A highlight from Race and Research: Data and Our Neighborhoods

Automatic TRANSCRIPT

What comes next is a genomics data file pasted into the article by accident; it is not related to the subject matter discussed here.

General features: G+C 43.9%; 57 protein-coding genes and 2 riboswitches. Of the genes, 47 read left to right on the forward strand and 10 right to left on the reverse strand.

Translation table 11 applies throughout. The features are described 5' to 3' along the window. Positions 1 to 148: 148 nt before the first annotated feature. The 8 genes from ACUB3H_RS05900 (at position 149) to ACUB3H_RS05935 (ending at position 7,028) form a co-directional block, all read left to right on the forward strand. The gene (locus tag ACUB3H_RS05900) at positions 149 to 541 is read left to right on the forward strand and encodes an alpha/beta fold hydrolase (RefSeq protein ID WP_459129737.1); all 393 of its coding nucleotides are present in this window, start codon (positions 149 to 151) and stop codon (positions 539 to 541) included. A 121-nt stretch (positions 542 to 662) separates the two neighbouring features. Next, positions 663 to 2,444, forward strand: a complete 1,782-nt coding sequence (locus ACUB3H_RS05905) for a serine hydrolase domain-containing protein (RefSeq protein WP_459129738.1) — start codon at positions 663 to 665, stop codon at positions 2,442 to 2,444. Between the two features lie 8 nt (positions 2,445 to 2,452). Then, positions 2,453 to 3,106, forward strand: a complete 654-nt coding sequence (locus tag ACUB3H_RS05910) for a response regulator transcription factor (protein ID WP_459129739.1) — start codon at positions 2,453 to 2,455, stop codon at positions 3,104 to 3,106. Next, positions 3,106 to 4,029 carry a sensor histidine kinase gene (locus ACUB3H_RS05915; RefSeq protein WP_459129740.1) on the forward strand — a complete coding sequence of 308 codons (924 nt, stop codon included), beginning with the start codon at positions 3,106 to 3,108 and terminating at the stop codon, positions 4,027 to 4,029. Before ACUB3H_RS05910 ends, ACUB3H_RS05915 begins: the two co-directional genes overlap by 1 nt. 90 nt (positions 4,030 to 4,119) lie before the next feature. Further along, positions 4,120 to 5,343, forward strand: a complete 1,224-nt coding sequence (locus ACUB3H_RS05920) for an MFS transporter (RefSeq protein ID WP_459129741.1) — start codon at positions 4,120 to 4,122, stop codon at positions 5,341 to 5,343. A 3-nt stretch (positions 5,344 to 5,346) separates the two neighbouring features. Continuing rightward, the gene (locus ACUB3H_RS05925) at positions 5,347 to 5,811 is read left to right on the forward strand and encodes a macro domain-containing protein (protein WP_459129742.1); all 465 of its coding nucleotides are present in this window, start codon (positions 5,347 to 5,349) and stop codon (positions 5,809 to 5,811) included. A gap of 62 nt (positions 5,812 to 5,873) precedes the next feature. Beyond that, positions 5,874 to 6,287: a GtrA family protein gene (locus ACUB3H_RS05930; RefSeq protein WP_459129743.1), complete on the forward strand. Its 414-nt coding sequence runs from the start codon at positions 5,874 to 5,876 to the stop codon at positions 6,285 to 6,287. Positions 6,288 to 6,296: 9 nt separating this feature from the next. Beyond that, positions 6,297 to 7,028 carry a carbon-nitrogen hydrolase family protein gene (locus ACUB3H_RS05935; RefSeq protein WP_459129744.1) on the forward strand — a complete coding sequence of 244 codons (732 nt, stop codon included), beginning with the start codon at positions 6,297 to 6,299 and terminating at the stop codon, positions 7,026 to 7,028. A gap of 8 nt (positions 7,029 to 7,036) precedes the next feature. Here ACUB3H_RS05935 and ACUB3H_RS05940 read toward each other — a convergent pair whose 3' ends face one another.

We essentially learn how to compare black brown agent folks to white folks in everything from educational outcome howling outcomes and what that sets up. Is this idea that people have to act like or catch up to white people in order for there to be paired and that's bad framing it leads to bad research bad results. Welcome to after the fact. The pew charitable trusts. I'm dan luke. And that was andre. Perry a senior fellow at the brookings institution. We'll be hearing more from him in this episode as we continue our look at race and research for our data point this time around. We turn to harvard. University's opportunity incites the data point ninety nine percent. The nonpartisan research project had this finding in ninety nine percent of the nation census tracts compare a young black man and a young white man who grew up in the same community with the same resources and come from similar lower middle income families. The black man ends up earning less than his white counterpart virtually everywhere in america over the season. We've been looking at the growing diversity of the united states and how that diversity specifically race is measured and accounted for in a range of research. Today the focus is on economics. How communities are actually valued in dollars and sense and what that means economic mobility. We begin the conversation with david. Williams from harvard's opportunity sites. Who told us about a fascinating research tool. The project has developed called the opportunity atlas. It's basically an interactive map and it shows us rates of economic mobility economic opportunity for neighborhoods across the country and underlying. It is data on twenty million kids Who grew up across the country every neighborhood and we us census bureau data in irs data to be able to track their outcomes and what is really allows us to do is get at the roots of social inequality the roots of poverty the roots of upward mobility and opportunity and helps us understand how neighborhoods in place really impact. Kids long term outcomes. We've done all this research. Have all this data crunched in really interesting ways and so this tool is basically a way to get this information out into the public. Really getting into the hands of policymakers practitioners folks who can use this data to really impact in their communities and delay layer of race into the atlas for us. And tell us what we can learn from your newer data something that our data in our research shows is that racial bias disparate racial outcomes. It's not just a legacy of our history but it's really a product of our present. Kids who are growing up in the same communities have very different outcomes based on their race. Ethnicity and i think that really forces us to think more critically around all of the systems in our communities ways in which race and racial bias are manifesting in our communities. I think being able to actually show the impact of race in very concrete ways showing that you know young black men and white men groping similarly low income families in the same communities in the same neighborhood on the same block even still have very different outcomes in terms of going to college in terms earnings in adulthood I think being able to actually show not just anecdotally but showing that the data can really track and quantify these disparate outcomes. I think reinforces what we're seeing in the news every day and so typically right. We think about the history of race in this country so presumably. Lots of african american families have less wealth and income because of historical factors there oftentimes in less resource neighborhoods because of segregation. But we even see a young black man man who grew up in the same community with the same resources in similarly lower middle income families end up on average very different amounts and we basically see this ninety nine percent of census tracts neighborhoods across the country. I'm sorry i got interrupt cindy and that you're saying ninety neighbors you're saying virtually the entire country virtually the entire country but it is. It is a pattern that unfortunately extremely consistent in some ways we weren't shocked by those disparities but something we also see that even for black man who grew up in high income families. There's actually a downward moment. Trend young black men growth in high income families there actually more likely to grow up to be lower income adults than to just stay in that same income bracket as their families where you know probably not surprisingly. That's very different for white man right. Who when they grow up in high income families tend to remain high income as they grow up. So it's it's not just race. Racism racial biases impacting

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